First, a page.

All of these are self created interruptions and they can kill your focus and productivity (and your momentum). They can be as common (or more common) than outside interruptions. We'll talk about some ideas/strategies in another post but the first thing you can do is to become more aware of it by catching yourself when you INTERRUPT YOURSELF!

Friday, November 27, 2009

Ask someone for 7 minutes of their time

How many time has somebody asked you if you have a "second" and then 1/2 hour later you still are not finished with them? The problem here is not that the encounter or task took longer than 30 minutes, it's that the person requesting your time did not provide you enough respect to ask for a realistic amount of your time...probably because they did not even think about how long it would actually take.

It's easy to get caught in this habit. Everyone feels busy, you have to "get stuff done" but you don't have time to think about how long that "stuff" will take. Then when we work with others we have no idea how long tasks with them will take also. So both people's schedules are now being run by the seat of your pants.

Surprise somebody the next time you need a little bit of their time. Take a few minutes to think about how long it will take. If you are not totally sure, tell them how much time you estimate it will be. Try using an uneven or uncommon time amount. "Can I get 7 minutes of your time?" That will surprise them, maybe make them laugh, but if you have thought out how long it will actually take, you might be close!

Thursday, November 19, 2009

Goals Undocumented typically mean Goals Unachieved

GET BOLD. Document your goals. Make them: Specific. Measurable. Time-sensitive. Then get time put in your calendar to start on them. Share them with others!

But do not forget .... you have to ask yourself, what happens if I meet this goal?

If the answer is not much, especially at an emotional level, then the chances of you achieving it are lowered.

A goal needs to be emotional for you. There needs to be a "vision" aspect to your goal. It needs to evoke a sense of your future self where you have accomplished something that makes you "feel" like you are now at another level. The problem with most goal-setting is it does not ask that question: How will I feel when I reach this goal?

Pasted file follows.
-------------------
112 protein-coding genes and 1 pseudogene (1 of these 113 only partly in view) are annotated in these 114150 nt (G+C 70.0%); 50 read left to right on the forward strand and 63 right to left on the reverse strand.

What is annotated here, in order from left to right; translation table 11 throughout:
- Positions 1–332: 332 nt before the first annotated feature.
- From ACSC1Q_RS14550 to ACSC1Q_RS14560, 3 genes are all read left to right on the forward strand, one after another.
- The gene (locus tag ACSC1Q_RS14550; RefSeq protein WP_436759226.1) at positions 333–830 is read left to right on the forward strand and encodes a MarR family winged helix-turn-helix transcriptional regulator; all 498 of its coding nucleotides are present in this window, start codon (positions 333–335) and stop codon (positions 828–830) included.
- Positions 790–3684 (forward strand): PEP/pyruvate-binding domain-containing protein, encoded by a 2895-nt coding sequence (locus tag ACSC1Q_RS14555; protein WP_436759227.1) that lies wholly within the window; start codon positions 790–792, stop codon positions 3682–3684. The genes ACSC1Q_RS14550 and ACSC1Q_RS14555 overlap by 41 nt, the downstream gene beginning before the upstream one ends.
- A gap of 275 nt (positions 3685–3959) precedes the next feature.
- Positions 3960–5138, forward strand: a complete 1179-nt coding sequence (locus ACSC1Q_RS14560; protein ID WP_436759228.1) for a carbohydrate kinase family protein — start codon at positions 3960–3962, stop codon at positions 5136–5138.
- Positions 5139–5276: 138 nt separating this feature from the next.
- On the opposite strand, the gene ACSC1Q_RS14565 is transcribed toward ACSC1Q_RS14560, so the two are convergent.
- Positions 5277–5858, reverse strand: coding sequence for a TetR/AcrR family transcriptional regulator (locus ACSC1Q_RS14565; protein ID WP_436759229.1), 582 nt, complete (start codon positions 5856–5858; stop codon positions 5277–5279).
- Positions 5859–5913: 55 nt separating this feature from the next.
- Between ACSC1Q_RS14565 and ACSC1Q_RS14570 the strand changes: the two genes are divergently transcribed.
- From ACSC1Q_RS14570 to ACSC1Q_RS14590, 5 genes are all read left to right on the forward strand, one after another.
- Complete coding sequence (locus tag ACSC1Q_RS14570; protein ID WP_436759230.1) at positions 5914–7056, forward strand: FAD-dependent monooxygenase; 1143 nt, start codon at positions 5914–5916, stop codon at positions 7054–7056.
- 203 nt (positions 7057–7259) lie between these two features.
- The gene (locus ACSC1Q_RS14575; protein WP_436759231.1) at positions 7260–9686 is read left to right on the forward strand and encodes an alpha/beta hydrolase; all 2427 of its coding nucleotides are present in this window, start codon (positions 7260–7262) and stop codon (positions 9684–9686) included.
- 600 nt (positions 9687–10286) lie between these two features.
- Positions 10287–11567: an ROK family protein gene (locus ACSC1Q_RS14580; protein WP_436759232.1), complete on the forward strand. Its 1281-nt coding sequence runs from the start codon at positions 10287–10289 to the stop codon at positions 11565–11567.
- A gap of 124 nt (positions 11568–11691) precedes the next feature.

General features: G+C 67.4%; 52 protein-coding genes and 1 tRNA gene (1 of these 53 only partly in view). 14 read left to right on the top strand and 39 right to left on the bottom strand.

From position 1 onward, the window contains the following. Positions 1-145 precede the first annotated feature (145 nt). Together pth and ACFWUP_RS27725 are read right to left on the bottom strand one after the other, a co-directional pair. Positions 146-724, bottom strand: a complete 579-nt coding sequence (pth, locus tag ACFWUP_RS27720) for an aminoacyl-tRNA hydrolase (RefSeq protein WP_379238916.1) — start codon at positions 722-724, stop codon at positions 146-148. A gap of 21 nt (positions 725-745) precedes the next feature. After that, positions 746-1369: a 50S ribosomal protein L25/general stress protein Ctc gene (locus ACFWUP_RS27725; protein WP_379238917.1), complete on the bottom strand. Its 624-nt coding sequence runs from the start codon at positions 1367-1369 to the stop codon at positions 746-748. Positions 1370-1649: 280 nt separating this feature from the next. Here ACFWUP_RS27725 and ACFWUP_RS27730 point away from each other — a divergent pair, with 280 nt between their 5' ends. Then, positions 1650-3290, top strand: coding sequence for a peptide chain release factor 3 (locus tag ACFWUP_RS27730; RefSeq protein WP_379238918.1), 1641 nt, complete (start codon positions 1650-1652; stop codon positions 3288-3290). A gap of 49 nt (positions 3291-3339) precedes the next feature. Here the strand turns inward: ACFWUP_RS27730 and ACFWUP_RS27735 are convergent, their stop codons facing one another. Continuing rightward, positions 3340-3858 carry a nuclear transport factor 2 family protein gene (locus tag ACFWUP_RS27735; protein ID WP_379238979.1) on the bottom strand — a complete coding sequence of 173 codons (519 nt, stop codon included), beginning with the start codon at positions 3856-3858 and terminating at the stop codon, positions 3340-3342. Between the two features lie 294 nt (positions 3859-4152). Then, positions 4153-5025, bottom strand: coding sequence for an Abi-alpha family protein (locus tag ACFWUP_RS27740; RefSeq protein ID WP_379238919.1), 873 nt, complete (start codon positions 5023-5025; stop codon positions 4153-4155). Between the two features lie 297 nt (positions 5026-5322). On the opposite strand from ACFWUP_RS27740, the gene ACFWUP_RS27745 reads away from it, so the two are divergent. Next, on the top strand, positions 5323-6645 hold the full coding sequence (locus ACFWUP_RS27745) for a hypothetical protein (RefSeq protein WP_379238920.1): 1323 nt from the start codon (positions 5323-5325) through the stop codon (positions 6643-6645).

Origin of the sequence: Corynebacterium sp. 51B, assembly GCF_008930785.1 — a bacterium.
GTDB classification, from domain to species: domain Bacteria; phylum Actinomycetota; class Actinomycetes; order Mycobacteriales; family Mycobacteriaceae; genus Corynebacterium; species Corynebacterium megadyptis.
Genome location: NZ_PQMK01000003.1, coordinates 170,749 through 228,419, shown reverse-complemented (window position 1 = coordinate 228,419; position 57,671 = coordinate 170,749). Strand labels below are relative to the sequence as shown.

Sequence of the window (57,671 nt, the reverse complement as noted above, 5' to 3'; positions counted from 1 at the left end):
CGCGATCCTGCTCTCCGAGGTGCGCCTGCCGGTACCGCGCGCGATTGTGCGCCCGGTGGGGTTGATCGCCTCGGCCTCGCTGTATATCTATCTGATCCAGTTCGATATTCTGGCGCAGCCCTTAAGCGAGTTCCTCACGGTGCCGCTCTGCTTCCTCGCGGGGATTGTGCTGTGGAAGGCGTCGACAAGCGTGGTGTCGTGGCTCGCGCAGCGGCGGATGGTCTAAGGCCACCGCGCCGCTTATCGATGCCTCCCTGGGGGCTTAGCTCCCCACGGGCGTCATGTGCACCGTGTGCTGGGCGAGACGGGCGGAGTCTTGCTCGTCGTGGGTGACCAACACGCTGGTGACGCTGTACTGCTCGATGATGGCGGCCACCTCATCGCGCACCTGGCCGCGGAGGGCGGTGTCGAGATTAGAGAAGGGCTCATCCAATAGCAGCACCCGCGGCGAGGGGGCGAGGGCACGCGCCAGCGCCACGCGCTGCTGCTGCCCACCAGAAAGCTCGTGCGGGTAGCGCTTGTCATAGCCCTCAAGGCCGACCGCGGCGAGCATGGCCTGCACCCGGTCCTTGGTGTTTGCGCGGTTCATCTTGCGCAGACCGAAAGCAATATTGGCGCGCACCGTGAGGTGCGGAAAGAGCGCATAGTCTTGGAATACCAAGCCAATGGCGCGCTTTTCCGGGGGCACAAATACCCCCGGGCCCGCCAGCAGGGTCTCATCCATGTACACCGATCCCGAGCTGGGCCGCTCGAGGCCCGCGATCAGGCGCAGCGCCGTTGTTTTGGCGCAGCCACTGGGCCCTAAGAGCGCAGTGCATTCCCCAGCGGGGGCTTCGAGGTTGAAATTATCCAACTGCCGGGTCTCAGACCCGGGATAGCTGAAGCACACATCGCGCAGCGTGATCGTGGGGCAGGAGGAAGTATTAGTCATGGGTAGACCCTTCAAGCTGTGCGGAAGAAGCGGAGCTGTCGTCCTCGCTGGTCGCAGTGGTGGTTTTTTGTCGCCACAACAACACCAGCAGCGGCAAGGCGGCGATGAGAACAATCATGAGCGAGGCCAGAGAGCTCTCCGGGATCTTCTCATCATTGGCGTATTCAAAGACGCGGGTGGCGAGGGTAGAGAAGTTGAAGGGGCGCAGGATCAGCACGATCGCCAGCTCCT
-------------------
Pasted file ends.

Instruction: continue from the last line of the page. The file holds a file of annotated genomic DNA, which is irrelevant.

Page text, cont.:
You have probably read somewhere those that document their goals have a much better chance, on average, of achieving them. Part of that might be that documenting your goals makes you really think them through but part may be documenting your goals may make you CHANGE them or decide to eliminate one altogether. If you are not emotionally invested in it enough to at least write it out, how much are you going to be invested in doing all that you can to make sure you realize it?!

Wednesday, November 11, 2009

Do you have a back-up of .... yourself?!

So your computer crashes and you might be covered. You have probably, through work or through other avenues, created a back-up system so if you computer crashes or gets stolen, lost, etc. you will not lose everything.

So do you have a back-up system for yourself? What happens if you "crash" by getting sick or having to attend to some important personal matters? It's a good question for you as we face what might be the worst flu season in many years. The flu can wipe you out for up to a week or more. What happens to your job in this case? What happens to your team? What are the protocols?

It might be a good idea to ask these question with your main colleagues. What do we do when someone is out for a while? How would we cover for each other? How do we ensure nobody is "irreplaceable"? How do we ensure the team is up to speed on the most important matters? (not just one person.)

Be ready for the unexpected. Just having these kinds of conversations will reduce stress levels when something does happen, and heck maybe these kinds of questions are good "team-building" questions anyway.

Wednesday, October 28, 2009

The Unhealthy Accountant

Due to the author being under the weather, we'll be back in November! Please "consider" getting your flu shots.

Friday, October 16, 2009

Don't have time to listen to someone? ..... DON'T !!

Have you ever been caught by someone in the hall when you were rushing out the door or on the way to a meeting, or worse yet, right when you are in the middle of doing something? They just need a "few seconds" and need your ear, so you give it to them, and they talk to you right as you may be moving away from them.

What have you done?
(1) You fell for the "few seconds" line! How many things really take a "few seconds"? The interruption itself has already taken a few seconds!
(2) You have reinforced their behavior - if they can find you they can get you!
(3) You have allowed an environment to be created that is less than ideal to truly listen to them.

Now I know sometimes these practices have to happen, but certainly many of them, including the behaviors they reinforce, can be challenged. If you do not have time to fully engage and provide them a powerful listening ear..... DON'T DO IT. Out of respect for them, tell them no, and tell them how they can get your ear (and how you would like to be able to provide them your FULL attention at another time). Better yet, spend some time (later) talking about your communication protocols, boundaries, and needs.

Friday, October 9, 2009

Can an Accountant be "In The Zone?"